U.S. Army worried about Wikileaks in secret report

Army intelligence worried that Wikileaks.org could harm military operations and speculates that criminal prosecution could deter disclosures, document posted Monday indicates.

A leaked U.S. Army intelligence report, classified as secret, says the Wikileaks Web site poses a significant "operational security and information security" threat to military operations.

Classified U.S. military information appearing on Wikileaks could "influence operations against the U.S. Army by a variety of domestic and foreign actors," says the report, prepared in 2008 by the Army Counterintelligence Center and apparently disclosed in its entirety on Monday.

The embarrassing twist: It was Wikileaks that published the 32-page document, but not before editor Julian Assange prepended a critique saying some details in the Army report were inaccurate and its recommendations flawed.

One section of the original document says "criminal prosecution" of anyone leaking sensitive information could "deter others considering similar actions from using the Wikileaks.org Web site." Another speculates that Wikileaks--which boasts that it is "uncensorable"--is "knowingly encouraging criminal activities," including violation of national security laws regarding sedition and espionage.

Lt. Col Lee Packnett, a spokesman for the U.S. Army on intelligence topics, said he was not familiar with the Wikileaks disclosure and would not immediately be able to comment. The National Ground Intelligence Center, which provides the Army with information about enemy weapons system and was mentioned in the report, did not immediately respond to a query from CNET.

Under the federal Espionage Act, it is a crime to disclose "information relating to the national defense which information the possessor has reason to believe could be used to the injury of the United States" (18 USC 793(e)). Another section says even indirect disclosures of national defense information to foreign citizens can be punished, in certain cases, by death (18 USC 794(a)).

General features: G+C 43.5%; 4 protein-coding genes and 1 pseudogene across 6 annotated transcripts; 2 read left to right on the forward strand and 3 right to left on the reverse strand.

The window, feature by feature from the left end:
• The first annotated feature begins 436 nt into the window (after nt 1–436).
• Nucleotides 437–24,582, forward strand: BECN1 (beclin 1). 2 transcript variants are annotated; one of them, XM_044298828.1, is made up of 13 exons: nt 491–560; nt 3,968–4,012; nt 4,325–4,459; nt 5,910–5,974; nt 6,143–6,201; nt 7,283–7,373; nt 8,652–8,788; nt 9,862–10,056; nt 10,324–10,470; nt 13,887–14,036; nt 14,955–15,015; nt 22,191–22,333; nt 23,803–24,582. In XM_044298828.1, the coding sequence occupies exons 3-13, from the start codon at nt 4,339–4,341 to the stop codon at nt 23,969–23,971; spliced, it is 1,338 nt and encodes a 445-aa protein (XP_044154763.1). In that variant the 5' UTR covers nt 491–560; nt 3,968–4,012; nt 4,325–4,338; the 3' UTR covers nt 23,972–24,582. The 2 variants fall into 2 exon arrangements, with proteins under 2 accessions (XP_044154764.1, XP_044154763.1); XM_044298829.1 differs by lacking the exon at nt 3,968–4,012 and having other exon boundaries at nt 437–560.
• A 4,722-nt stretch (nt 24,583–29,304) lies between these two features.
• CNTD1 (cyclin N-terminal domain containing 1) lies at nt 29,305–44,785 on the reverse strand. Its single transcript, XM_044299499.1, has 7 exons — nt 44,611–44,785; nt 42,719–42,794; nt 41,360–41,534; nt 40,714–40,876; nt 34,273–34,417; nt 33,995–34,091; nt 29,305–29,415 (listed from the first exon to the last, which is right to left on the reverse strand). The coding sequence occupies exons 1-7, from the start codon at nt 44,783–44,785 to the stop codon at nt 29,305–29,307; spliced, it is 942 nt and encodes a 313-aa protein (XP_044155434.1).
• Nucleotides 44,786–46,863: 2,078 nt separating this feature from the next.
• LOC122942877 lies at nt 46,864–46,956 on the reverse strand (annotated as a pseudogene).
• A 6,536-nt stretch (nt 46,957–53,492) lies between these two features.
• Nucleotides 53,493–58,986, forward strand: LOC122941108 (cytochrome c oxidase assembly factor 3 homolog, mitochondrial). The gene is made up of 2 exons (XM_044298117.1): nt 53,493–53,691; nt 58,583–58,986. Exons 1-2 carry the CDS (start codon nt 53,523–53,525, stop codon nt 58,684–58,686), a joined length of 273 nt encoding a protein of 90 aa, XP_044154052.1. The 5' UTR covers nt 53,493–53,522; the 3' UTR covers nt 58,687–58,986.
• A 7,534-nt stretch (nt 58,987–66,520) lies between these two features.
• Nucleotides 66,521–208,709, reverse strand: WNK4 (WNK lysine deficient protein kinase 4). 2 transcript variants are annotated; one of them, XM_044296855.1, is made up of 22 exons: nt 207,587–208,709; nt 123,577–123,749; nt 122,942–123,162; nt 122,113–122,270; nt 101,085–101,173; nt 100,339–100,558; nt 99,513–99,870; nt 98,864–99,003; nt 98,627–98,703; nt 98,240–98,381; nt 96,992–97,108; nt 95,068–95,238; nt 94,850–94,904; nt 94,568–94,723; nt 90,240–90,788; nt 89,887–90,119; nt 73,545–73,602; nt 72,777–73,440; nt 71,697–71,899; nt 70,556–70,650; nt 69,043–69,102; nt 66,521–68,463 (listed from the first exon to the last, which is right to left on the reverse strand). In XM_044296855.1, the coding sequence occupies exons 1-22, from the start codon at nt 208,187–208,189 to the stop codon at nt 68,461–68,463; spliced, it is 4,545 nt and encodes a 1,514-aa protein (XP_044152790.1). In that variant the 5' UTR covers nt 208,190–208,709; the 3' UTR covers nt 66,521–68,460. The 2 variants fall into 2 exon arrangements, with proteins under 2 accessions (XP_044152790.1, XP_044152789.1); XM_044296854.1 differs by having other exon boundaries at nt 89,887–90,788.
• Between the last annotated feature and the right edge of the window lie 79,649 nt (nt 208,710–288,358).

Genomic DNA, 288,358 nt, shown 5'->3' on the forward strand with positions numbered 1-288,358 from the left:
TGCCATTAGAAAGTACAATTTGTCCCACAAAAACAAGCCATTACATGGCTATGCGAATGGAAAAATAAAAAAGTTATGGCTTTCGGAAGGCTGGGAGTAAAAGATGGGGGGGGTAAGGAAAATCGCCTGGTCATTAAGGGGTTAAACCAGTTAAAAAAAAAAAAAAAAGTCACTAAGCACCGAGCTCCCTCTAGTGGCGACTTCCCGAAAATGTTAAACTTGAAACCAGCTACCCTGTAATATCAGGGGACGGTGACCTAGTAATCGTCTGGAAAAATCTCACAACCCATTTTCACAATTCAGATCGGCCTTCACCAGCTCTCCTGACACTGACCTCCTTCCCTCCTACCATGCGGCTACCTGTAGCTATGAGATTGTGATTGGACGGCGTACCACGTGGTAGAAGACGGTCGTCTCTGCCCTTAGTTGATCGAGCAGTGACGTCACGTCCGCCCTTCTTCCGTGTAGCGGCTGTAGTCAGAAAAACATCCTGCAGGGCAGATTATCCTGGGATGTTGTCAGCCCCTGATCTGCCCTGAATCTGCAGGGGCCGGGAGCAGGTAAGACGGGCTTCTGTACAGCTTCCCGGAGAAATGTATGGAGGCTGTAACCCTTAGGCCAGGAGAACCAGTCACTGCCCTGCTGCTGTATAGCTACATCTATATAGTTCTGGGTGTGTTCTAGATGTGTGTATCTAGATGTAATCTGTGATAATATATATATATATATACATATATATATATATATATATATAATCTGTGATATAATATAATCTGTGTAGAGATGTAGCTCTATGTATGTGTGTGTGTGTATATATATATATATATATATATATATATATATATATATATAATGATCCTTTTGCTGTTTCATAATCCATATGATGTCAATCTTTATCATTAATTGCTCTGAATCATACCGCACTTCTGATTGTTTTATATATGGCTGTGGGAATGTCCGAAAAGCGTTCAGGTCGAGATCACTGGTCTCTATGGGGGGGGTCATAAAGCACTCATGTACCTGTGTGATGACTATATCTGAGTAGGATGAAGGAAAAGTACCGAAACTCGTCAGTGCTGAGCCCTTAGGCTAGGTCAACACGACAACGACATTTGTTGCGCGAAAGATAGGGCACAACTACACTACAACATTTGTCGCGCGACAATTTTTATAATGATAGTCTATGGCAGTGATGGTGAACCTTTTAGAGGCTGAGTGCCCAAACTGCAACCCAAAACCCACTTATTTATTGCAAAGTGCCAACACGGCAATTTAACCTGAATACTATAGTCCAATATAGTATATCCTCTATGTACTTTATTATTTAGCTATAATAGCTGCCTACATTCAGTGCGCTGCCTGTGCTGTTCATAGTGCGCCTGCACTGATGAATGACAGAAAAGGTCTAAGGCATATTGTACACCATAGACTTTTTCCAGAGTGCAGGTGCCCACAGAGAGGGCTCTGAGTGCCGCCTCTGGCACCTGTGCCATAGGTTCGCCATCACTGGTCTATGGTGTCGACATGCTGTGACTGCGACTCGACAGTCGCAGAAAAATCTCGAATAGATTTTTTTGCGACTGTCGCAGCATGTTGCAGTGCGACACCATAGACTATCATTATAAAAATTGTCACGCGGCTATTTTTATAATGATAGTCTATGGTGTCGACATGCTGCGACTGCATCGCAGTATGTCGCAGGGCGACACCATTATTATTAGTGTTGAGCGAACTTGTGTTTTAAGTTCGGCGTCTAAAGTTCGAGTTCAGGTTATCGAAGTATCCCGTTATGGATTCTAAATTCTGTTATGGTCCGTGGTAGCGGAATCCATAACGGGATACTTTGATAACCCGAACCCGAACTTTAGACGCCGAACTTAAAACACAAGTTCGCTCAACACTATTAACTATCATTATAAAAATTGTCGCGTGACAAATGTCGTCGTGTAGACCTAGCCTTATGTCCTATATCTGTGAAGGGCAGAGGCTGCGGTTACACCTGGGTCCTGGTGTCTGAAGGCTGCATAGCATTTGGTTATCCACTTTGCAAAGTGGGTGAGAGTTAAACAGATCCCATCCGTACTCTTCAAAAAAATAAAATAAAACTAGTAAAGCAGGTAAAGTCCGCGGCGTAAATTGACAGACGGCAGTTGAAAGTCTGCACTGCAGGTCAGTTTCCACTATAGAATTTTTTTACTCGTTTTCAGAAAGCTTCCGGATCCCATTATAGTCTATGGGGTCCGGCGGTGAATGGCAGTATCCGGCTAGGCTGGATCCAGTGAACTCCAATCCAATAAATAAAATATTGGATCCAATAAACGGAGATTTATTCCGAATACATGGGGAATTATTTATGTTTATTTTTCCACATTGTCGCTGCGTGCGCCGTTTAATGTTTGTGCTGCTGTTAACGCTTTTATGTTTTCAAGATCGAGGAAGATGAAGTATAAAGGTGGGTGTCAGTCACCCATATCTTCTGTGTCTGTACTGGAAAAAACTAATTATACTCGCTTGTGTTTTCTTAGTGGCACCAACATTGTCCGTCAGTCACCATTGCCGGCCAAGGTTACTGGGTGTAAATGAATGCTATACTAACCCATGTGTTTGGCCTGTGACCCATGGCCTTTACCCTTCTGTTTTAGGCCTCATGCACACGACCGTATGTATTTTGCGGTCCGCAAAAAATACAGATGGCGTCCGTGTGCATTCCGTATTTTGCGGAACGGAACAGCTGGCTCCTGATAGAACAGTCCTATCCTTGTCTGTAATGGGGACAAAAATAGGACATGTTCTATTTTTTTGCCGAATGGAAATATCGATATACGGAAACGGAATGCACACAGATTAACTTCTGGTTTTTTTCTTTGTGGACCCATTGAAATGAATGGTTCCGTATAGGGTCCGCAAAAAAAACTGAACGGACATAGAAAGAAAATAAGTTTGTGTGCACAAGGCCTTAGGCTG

Some First Amendment scholars have argued that those portions of the federal code cannot survive legal scrutiny--otherwise, as a few conservative commentators have claimed, The New York Times' disclosure of Bush-era warrantless wiretapping would have been a crime. In a since-abandoned prosecution of two former pro-Israel lobbyists charged with disclosing classified U.S. defense information, however, a federal judge had ruled that the balance struck by the Espionage Act "is constitutionally permissible."

Wikileaks has disclosed classified U.S. Defense Department information before. A 2004 report about Fallujah also marked secret was highlighted repeatedly as an example of damaging disclosure in the document released Monday.

The document no longer appears to exist on Wikileaks' Web site. A previous location now returns the error message: "The resource you are looking for has been removed, had its name changed, or is temporarily unavailable." (Wikileaks' Assange did not immediately reply when asked for an explanation.)

Wikileaks previously disclosed thousands of pages of pager logs from September 11, 2001, and won a case in federal court in San Francisco, after a Swiss bank attempted to pull the plug on the entire Web site. It shut down briefly last month because of lack of funds.

"While we will not comment on whether this is, in fact, an official document, we do consider the deliberate release of what Wikileaks believes to be a classified document is irresponsible and, if valid, could put U.S. military personnel at risk," Rear Adm. Gregory J. Smith, a spokesman for American military command in Baghdad, told The New York Times after Wikileaks posted a classified 2005 document about rules of engagement in that country.

 

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